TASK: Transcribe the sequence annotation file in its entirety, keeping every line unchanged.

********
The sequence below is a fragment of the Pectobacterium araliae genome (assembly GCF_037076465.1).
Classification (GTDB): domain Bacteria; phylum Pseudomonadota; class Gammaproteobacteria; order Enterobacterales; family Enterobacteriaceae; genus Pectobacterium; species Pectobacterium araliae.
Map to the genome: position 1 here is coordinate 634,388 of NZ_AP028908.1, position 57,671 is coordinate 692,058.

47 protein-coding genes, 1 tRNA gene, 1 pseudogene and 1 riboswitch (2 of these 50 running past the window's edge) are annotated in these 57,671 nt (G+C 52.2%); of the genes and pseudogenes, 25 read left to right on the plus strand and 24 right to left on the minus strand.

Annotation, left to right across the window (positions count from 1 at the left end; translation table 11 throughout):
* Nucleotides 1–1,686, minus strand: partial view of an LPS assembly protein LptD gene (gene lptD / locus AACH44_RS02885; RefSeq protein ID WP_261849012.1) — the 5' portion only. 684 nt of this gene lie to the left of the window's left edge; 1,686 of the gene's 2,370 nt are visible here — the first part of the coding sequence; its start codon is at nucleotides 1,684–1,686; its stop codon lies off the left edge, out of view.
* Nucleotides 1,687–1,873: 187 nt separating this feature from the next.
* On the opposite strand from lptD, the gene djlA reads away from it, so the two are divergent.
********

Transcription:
The sequence below is a fragment of the Pectobacterium araliae genome (assembly GCF_037076465.1).
Classification (GTDB): domain Bacteria; phylum Pseudomonadota; class Gammaproteobacteria; order Enterobacterales; family Enterobacteriaceae; genus Pectobacterium; species Pectobacterium araliae.
Map to the genome: position 1 here is coordinate 634,388 of NZ_AP028908.1, position 57,671 is coordinate 692,058.

47 protein-coding genes, 1 tRNA gene, 1 pseudogene and 1 riboswitch (2 of these 50 running past the window's edge) are annotated in these 57,671 nt (G+C 52.2%); of the genes and pseudogenes, 25 read left to right on the plus strand and 24 right to left on the minus strand.

Annotation, left to right across the window (positions count from 1 at the left end; translation table 11 throughout):
* Nucleotides 1–1,686, minus strand: partial view of an LPS assembly protein LptD gene (gene lptD / locus AACH44_RS02885; RefSeq protein ID WP_261849012.1) — the 5' portion only. 684 nt of this gene lie to the left of the window's left edge; 1,686 of the gene's 2,370 nt are visible here — the first part of the coding sequence; its start codon is at nucleotides 1,684–1,686; its stop codon lies off the left edge, out of view.
* Nucleotides 1,687–1,873: 187 nt separating this feature from the next.
* On the opposite strand from lptD, the gene djlA reads away from it, so the two are divergent.